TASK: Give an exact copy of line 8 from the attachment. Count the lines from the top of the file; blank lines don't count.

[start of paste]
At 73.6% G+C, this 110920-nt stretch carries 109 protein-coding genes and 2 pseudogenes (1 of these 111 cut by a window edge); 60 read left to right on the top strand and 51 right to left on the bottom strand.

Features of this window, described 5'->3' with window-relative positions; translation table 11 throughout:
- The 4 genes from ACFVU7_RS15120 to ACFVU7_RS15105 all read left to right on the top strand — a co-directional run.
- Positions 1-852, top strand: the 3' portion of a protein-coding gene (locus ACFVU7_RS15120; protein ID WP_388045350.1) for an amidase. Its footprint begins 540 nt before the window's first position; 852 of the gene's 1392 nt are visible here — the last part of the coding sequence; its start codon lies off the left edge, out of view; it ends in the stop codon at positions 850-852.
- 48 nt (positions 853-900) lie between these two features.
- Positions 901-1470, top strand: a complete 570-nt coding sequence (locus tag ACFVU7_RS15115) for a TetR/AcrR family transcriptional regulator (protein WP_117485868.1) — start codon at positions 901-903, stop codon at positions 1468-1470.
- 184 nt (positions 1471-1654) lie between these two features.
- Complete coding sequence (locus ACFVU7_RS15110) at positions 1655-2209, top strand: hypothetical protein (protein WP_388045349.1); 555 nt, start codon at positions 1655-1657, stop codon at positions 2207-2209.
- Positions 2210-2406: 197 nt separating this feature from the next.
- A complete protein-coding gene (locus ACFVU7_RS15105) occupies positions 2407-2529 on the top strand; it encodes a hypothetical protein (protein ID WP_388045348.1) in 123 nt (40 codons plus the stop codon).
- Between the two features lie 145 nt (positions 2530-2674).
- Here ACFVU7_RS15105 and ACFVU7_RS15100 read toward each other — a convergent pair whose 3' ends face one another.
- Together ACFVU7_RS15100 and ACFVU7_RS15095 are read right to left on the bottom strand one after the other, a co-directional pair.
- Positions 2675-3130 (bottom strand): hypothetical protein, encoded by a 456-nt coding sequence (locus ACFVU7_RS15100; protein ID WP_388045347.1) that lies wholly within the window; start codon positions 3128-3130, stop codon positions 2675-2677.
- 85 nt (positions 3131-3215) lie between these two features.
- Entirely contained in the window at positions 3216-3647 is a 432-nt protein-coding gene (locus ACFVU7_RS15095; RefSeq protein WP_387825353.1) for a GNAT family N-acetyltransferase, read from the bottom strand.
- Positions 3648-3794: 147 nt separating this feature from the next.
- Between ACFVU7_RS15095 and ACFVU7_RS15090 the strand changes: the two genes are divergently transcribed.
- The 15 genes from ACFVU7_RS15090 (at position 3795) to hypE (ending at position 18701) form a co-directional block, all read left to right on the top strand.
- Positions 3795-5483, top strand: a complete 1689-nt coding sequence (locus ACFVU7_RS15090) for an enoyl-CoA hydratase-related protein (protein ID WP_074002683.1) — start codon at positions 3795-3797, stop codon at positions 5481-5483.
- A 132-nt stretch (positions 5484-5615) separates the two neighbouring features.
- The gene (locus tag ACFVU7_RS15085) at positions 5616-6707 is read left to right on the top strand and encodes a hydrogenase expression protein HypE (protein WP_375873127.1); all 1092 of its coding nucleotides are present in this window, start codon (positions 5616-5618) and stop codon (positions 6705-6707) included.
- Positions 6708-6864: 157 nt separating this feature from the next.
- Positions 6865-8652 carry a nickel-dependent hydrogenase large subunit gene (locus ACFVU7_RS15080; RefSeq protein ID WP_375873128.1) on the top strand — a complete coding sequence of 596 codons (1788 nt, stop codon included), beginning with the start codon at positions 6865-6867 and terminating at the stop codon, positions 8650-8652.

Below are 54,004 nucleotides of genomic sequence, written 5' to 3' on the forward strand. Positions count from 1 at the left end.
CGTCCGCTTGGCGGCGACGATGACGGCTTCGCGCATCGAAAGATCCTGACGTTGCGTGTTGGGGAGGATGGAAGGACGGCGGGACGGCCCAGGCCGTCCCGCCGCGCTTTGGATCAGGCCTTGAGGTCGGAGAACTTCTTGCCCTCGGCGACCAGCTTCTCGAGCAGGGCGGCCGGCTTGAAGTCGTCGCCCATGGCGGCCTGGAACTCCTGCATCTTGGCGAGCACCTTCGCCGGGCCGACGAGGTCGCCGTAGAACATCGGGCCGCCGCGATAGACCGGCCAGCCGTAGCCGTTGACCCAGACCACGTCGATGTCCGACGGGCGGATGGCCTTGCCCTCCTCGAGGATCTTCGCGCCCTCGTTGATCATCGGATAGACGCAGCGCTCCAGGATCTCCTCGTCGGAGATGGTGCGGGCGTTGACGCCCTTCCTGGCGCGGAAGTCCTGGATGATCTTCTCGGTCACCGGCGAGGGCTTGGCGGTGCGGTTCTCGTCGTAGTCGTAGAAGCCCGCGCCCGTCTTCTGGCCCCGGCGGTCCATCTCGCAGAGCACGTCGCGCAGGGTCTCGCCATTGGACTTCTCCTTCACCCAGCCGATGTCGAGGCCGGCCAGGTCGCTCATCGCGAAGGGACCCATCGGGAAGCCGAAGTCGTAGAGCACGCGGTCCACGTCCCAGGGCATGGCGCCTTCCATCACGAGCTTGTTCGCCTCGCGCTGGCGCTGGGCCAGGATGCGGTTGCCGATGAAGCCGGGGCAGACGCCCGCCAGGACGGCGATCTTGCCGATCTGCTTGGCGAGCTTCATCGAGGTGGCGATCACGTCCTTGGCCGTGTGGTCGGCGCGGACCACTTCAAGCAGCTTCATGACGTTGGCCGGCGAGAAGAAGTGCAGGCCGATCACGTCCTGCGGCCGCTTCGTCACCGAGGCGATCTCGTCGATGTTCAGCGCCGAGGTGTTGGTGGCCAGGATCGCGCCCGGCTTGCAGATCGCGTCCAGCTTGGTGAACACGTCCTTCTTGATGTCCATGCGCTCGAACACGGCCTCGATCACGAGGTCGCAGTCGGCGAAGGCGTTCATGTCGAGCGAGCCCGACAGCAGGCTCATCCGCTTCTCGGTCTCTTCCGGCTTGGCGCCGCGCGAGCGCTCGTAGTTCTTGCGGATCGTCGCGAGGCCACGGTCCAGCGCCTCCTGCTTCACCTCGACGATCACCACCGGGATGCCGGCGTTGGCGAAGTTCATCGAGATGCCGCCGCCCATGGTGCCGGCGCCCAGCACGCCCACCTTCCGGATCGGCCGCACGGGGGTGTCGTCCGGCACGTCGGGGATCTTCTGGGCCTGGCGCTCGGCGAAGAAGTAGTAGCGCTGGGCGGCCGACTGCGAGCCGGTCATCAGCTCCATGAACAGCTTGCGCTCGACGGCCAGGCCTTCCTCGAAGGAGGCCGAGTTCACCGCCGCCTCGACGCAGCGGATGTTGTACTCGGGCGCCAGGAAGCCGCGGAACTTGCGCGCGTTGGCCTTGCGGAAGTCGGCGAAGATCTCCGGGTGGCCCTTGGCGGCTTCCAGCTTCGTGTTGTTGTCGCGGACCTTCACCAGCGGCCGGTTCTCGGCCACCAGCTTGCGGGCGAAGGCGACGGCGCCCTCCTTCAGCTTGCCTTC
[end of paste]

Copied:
- Complete coding sequence (locus ACFVU7_RS15110) at positions 1655-2209, top strand: hypothetical protein (protein WP_388045349.1); 555 nt, start codon at positions 1655-1657, stop codon at positions 2207-2209.